WASHINGTON – Two Midwestern senators asked the Federal Trade Commission Friday to investigate the region's soaring gasoline prices and whether consumers are being gouged at the pump.
The average national price for regular unleaded gasoline is up 54 cents a gallon from a year ago and the seventh highest on record at $1.66 a gallon, according to the U.S. Energy Department.
Fuel costs are up even more in the Midwest, where Senators Herb Kohl, Democrat of Wisconsin and Mike DeWine, Republican of Ohio want to know if oil companies are trying to profit from the threat of war with Iraq.
"The causes of the price increases are not entirely clear, but it is critically important to ensure that they are not caused by price-fixing or price gouging by oil companies, gas stations or others within the gasoline supply chain," the lawmakers said in a letter to FTC Chairman Timothy Muris.
The FTC had no immediate comment on the request.
The jump in gasoline prices has coincided with high crude oil costs that reflect market fears that a war with Iraq would disrupt Middle East oil supplies. Crude oil prices account for about 40 percent of the cost for gasoline.
However, lawmakers and consumer groups say pump prices have risen faster than crude oil costs and they accuse oil firms of gouging.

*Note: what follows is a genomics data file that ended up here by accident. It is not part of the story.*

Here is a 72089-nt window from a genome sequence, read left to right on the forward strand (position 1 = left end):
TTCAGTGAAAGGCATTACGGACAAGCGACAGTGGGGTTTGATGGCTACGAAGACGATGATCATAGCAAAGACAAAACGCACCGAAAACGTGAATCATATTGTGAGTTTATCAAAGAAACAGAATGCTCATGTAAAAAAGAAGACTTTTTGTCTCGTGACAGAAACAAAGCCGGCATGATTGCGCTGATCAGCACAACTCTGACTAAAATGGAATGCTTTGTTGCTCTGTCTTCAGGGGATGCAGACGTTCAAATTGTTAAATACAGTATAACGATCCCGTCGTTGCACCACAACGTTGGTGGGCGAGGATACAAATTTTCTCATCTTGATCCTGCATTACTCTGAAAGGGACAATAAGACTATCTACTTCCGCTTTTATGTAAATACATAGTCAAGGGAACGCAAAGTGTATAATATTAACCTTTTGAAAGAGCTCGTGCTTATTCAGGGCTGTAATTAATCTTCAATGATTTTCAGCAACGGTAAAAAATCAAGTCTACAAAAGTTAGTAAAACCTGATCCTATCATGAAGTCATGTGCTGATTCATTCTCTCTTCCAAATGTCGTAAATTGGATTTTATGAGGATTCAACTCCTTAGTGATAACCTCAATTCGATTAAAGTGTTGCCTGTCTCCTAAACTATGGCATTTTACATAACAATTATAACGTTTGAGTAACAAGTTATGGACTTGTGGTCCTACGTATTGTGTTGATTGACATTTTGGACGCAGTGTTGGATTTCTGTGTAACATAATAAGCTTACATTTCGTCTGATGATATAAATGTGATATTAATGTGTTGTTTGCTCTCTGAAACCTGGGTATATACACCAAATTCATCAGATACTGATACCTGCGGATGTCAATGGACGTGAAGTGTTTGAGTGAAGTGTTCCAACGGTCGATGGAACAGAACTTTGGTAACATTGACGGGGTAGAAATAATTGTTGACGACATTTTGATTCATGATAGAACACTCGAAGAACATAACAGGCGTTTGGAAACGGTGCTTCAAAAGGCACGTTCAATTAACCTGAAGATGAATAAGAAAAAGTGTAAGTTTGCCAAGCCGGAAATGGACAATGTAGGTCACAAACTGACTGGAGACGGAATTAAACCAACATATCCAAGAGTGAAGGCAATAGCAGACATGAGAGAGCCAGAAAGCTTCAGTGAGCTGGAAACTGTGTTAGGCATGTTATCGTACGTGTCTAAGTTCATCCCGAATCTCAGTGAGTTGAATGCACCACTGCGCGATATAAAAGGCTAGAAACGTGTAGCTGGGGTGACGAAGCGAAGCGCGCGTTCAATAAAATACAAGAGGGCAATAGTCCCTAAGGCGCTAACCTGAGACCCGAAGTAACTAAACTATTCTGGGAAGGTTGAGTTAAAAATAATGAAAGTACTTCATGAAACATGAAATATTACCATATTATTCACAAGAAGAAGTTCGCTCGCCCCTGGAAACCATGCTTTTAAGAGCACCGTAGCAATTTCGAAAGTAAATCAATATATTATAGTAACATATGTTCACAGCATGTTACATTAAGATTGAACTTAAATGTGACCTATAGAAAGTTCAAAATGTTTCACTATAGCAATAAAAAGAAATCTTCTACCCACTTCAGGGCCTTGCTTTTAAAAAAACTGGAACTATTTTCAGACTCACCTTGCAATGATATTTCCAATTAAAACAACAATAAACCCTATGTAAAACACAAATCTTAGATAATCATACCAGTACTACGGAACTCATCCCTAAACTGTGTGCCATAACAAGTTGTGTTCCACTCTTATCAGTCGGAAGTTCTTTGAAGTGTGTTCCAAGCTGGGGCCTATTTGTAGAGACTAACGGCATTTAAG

The American Automobile Association said that high gasoline prices, which topped $2 a gallon for regular gasoline in San Francisco this week, are not justified by current market conditions.
Democratic Sen. Charles Schumer of New York has also asked for a similar FTC investigation.
In their letter to the FTC, Kohl and DeWine cited examples of recent gasoline price spikes in their states, including fuel prices rising as much as 12 cents a gallon in the Columbus, Ohio area in a single day last week.
DeWine, who is the Republican chairman of the Senate's subcommittee on antitrust, competition policy and consumer rights, said he would do everything in his power to protect consumers from unfair gasoline prices. Kohl is the leading Democrat on the panel.
Oil companies deny wrongdoing and say pump prices reflect current market conditions, including fears of war in Iraq, low oil inventories and strong consumer demand for petroleum products.
Crude oil and gasoline prices rose sharply on Friday after a barge carrying 100,000 barrels of gasoline exploded at an oil terminal at New York City's Staten Island.